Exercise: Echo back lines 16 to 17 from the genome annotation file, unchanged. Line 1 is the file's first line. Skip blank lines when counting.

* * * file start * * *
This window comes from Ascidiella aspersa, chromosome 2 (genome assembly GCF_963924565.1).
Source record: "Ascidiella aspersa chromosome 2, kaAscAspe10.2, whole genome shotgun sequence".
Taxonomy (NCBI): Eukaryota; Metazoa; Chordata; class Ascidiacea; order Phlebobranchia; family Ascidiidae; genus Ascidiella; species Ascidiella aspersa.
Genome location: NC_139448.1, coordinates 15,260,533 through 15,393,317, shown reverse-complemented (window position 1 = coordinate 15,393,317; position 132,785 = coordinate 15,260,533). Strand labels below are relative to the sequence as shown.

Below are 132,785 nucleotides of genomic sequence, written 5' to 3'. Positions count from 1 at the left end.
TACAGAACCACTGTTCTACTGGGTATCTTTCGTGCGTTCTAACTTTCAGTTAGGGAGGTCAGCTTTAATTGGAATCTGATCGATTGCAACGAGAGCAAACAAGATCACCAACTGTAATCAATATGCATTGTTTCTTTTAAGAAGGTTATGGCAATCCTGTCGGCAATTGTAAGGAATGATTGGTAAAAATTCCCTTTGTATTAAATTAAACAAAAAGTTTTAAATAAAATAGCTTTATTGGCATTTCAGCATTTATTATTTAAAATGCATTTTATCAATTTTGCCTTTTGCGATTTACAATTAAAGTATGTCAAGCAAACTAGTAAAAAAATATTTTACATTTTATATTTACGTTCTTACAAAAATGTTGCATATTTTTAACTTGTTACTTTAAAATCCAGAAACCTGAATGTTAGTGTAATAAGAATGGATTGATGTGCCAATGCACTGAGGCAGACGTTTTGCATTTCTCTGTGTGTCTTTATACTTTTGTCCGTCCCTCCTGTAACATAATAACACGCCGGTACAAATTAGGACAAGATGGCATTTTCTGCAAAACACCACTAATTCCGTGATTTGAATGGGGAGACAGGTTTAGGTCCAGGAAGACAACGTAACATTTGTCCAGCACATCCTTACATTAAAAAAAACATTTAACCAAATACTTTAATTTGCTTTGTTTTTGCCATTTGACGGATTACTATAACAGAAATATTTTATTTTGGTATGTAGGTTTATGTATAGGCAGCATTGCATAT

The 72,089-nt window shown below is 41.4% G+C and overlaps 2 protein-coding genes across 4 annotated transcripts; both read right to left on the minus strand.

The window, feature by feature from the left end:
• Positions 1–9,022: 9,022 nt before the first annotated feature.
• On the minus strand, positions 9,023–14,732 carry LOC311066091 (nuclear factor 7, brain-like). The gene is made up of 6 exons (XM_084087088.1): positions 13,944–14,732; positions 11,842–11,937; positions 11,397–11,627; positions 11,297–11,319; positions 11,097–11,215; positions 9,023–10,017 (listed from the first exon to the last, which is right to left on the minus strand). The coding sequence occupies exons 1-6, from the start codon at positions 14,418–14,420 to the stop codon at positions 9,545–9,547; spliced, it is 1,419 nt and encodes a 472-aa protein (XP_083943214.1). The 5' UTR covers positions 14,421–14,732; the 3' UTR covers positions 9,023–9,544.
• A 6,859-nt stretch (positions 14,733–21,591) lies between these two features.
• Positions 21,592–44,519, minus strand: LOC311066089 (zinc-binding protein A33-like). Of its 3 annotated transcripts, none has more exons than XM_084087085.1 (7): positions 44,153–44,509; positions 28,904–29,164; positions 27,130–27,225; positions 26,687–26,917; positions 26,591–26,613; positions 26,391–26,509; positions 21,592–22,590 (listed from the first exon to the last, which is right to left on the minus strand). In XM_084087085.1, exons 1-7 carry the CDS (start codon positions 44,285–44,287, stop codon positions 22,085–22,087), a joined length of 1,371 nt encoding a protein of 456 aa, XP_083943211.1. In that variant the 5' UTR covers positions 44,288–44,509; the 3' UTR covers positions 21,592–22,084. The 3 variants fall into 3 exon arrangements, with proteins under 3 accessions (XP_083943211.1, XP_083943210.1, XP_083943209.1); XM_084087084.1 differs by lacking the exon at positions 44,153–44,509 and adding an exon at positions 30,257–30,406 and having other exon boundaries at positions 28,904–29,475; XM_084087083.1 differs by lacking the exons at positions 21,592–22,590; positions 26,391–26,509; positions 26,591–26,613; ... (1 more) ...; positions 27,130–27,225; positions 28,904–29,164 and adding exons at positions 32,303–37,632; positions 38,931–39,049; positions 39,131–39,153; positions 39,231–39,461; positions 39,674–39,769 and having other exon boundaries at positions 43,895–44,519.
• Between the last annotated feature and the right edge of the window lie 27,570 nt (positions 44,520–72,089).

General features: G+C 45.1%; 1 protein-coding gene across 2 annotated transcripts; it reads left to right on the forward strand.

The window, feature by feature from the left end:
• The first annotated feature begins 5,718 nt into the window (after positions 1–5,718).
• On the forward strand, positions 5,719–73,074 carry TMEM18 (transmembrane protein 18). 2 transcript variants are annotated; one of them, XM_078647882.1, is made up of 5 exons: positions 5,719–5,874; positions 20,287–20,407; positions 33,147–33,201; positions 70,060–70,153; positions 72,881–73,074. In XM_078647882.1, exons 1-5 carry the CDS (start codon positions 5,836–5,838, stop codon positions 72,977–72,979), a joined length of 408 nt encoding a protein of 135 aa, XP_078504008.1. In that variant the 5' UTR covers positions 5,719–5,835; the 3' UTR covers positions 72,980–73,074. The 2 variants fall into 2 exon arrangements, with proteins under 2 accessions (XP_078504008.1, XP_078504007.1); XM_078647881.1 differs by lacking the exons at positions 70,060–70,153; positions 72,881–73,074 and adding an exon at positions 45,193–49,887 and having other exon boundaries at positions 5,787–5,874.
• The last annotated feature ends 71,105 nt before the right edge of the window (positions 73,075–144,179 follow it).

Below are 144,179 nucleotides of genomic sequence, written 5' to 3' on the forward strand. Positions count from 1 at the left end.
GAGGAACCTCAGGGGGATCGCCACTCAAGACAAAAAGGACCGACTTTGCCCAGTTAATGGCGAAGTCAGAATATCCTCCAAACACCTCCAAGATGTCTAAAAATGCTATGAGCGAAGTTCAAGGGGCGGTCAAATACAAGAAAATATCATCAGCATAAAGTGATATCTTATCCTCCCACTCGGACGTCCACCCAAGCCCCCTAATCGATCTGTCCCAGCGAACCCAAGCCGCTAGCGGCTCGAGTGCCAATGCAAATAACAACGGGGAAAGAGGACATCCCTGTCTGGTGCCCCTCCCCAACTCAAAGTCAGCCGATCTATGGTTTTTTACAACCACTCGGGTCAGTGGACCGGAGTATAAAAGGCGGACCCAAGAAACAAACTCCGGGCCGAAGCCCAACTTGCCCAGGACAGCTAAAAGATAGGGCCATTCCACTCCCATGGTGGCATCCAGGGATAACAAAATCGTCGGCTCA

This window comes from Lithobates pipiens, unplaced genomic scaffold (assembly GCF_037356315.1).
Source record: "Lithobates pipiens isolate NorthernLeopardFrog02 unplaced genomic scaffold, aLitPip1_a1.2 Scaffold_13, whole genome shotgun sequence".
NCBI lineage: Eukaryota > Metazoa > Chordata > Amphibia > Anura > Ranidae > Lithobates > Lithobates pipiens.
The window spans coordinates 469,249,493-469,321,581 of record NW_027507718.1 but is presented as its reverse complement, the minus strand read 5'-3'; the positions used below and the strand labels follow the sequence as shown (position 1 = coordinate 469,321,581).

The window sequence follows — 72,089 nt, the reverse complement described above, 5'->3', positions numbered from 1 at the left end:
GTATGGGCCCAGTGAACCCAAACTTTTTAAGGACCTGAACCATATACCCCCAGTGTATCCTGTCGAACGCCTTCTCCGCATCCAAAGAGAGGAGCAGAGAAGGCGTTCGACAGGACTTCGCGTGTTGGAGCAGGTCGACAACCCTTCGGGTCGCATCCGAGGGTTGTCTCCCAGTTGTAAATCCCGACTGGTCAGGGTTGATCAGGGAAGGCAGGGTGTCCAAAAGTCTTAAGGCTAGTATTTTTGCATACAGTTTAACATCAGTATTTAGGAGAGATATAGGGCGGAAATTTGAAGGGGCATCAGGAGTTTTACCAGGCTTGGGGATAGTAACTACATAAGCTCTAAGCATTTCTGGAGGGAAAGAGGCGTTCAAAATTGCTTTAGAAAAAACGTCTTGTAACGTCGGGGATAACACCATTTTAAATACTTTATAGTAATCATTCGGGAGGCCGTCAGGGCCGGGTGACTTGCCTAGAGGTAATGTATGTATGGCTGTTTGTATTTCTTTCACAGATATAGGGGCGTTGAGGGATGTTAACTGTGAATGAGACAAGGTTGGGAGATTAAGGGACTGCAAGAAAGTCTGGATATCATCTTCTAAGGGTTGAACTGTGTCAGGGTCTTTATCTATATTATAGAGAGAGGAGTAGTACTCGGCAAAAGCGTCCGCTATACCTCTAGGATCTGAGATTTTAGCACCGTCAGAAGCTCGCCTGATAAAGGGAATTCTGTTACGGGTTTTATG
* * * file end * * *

• The first annotated feature begins 5,718 nt into the window (after positions 1–5,718).
• On the forward strand, positions 5,719–73,074 carry TMEM18 (transmembrane protein 18). 2 transcript variants are annotated; one of them, XM_078647882.1, is made up of 5 exons: positions 5,719–5,874; positions 20,287–20,407; positions 33,147–33,201; positions 70,060–70,153; positions 72,881–73,074. In XM_078647882.1, exons 1-5 carry the CDS (start codon positions 5,836–5,838, stop codon positions 72,977–72,979), a joined length of 408 nt encoding a protein of 135 aa, XP_078504008.1. In that variant the 5' UTR covers positions 5,719–5,835; the 3' UTR covers positions 72,980–73,074. The 2 variants fall into 2 exon arrangements, with proteins under 2 accessions (XP_078504008.1, XP_078504007.1); XM_078647881.1 differs by lacking the exons at positions 70,060–70,153; positions 72,881–73,074 and adding an exon at positions 45,193–49,887 and having other exon boundaries at positions 5,787–5,874.